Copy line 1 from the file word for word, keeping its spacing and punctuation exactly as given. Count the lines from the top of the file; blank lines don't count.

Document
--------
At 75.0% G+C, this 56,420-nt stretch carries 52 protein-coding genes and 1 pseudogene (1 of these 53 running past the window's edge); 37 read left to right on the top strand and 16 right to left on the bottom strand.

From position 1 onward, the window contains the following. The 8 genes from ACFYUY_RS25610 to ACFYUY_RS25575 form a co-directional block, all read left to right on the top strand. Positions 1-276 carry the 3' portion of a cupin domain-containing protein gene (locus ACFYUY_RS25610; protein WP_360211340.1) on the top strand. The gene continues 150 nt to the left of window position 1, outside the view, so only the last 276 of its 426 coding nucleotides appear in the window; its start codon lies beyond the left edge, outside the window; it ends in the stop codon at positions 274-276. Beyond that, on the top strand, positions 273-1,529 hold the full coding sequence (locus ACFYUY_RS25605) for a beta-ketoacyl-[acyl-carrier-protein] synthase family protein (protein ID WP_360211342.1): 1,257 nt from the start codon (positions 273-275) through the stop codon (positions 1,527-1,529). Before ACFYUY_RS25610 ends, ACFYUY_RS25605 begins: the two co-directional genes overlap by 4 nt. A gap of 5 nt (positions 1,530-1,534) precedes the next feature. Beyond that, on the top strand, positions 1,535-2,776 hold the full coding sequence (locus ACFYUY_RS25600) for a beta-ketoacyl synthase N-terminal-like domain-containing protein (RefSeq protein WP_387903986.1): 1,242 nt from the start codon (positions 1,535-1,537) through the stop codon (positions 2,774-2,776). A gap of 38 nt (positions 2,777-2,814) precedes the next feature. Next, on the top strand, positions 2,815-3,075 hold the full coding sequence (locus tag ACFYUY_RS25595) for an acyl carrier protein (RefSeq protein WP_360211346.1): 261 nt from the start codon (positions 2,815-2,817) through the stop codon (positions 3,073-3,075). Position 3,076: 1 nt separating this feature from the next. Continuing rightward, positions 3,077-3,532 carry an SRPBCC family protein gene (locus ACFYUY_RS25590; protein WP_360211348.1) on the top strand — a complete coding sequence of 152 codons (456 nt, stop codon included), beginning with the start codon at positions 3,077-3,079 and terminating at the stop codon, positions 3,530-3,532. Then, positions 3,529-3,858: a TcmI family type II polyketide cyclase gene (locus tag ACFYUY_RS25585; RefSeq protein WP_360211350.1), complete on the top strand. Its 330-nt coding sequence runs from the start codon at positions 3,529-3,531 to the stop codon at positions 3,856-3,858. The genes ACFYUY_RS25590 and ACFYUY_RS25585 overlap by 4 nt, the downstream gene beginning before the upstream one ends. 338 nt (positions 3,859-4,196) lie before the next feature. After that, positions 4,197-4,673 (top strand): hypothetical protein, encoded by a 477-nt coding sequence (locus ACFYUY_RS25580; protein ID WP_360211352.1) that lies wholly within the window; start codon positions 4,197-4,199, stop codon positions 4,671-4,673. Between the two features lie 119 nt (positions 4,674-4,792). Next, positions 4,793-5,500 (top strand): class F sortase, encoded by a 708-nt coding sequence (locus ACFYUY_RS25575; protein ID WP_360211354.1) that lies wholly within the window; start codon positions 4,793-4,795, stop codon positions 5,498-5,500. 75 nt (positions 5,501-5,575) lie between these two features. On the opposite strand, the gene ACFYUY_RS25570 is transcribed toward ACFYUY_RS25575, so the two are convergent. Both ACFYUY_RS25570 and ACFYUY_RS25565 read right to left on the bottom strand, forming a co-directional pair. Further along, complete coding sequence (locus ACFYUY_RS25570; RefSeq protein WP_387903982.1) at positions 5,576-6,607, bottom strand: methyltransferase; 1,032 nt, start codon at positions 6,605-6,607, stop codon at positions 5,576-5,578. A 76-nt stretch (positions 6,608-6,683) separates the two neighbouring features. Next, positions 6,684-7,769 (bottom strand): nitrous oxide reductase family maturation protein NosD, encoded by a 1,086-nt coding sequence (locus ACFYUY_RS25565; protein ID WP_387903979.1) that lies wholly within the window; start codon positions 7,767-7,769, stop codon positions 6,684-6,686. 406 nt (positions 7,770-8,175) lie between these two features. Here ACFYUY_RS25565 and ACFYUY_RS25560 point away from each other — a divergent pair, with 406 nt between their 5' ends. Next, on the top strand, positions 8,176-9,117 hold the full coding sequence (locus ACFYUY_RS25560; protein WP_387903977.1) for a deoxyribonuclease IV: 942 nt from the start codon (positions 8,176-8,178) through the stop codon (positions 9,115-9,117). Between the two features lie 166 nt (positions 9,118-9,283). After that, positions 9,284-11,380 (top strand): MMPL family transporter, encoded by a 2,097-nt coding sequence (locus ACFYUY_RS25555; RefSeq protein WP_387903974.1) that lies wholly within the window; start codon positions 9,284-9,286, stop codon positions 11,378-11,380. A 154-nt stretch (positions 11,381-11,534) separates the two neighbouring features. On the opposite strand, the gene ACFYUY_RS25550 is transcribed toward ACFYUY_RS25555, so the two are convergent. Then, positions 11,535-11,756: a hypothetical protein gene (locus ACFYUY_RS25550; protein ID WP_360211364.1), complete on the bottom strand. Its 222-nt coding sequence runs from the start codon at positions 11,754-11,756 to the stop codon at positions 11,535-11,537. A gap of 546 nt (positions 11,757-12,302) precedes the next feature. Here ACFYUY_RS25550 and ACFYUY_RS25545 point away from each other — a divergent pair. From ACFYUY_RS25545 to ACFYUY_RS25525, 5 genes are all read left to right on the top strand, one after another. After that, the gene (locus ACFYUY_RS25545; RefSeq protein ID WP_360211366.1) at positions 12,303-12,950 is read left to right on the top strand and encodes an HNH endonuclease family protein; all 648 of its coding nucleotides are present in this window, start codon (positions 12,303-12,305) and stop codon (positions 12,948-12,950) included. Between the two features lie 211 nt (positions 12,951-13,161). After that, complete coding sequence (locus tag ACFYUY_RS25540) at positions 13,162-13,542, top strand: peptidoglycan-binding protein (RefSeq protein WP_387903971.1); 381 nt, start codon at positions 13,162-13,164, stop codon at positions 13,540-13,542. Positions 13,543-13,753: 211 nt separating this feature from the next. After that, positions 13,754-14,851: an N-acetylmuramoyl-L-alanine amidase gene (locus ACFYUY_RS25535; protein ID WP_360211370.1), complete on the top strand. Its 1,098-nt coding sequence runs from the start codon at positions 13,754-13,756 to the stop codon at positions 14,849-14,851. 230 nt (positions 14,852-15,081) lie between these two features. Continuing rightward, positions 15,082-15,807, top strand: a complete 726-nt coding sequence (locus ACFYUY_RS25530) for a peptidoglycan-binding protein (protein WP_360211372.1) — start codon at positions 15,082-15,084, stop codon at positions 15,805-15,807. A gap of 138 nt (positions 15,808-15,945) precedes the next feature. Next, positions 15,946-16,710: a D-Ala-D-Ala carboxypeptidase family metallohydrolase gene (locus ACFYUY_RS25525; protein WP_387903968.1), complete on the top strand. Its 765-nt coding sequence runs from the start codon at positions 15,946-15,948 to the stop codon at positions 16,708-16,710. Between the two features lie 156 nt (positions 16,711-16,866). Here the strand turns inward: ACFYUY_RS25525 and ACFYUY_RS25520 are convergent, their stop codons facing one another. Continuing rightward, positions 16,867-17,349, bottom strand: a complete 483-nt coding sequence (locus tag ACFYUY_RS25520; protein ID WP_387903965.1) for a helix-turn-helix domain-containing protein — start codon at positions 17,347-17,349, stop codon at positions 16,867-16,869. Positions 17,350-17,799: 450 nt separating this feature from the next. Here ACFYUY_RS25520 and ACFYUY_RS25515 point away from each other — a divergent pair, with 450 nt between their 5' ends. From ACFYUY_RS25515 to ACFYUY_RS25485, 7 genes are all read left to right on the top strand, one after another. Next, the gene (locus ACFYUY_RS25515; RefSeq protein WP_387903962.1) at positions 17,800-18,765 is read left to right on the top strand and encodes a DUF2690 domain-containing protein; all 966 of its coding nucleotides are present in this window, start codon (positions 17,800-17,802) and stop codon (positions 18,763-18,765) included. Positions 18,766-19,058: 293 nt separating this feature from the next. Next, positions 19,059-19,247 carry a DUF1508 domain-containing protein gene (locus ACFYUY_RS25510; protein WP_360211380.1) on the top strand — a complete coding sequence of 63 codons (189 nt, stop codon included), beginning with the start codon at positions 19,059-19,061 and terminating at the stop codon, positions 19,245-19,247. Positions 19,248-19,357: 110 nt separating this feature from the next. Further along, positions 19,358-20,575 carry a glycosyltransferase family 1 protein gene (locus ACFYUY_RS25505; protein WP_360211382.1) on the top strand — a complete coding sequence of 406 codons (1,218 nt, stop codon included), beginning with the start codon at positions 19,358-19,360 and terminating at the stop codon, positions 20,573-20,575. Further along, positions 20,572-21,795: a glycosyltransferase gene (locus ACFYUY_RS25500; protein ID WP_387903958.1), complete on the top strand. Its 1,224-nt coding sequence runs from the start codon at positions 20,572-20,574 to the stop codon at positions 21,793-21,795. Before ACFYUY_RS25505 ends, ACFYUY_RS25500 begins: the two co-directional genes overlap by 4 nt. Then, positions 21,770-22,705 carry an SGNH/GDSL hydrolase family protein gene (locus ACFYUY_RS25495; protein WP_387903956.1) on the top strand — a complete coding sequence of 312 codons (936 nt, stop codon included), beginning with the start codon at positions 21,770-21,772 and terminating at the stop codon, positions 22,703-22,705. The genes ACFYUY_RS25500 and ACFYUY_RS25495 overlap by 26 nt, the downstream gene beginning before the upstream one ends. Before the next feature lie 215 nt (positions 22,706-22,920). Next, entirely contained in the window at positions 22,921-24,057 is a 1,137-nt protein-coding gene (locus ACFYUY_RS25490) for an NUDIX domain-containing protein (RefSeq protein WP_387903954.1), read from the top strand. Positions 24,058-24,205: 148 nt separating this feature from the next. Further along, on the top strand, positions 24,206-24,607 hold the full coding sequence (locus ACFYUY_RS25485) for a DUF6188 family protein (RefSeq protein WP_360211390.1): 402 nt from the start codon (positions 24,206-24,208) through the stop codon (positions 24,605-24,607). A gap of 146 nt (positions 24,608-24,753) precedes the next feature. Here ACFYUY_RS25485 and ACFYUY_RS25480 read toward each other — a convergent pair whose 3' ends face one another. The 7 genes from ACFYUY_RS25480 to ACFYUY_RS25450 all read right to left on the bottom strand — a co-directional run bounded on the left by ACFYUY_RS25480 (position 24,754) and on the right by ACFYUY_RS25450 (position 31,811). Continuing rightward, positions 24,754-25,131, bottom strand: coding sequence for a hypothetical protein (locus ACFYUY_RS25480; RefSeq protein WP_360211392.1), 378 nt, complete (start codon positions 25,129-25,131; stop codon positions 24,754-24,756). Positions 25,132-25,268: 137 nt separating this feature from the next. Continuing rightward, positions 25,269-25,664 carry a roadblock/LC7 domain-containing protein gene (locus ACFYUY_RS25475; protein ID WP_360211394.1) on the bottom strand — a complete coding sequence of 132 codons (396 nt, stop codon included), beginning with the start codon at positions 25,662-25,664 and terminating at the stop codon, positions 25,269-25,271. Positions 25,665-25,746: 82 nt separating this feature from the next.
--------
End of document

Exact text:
At 75.0% G+C, this 56,420-nt stretch carries 52 protein-coding genes and 1 pseudogene (1 of these 53 running past the window's edge); 37 read left to right on the top strand and 16 right to left on the bottom strand.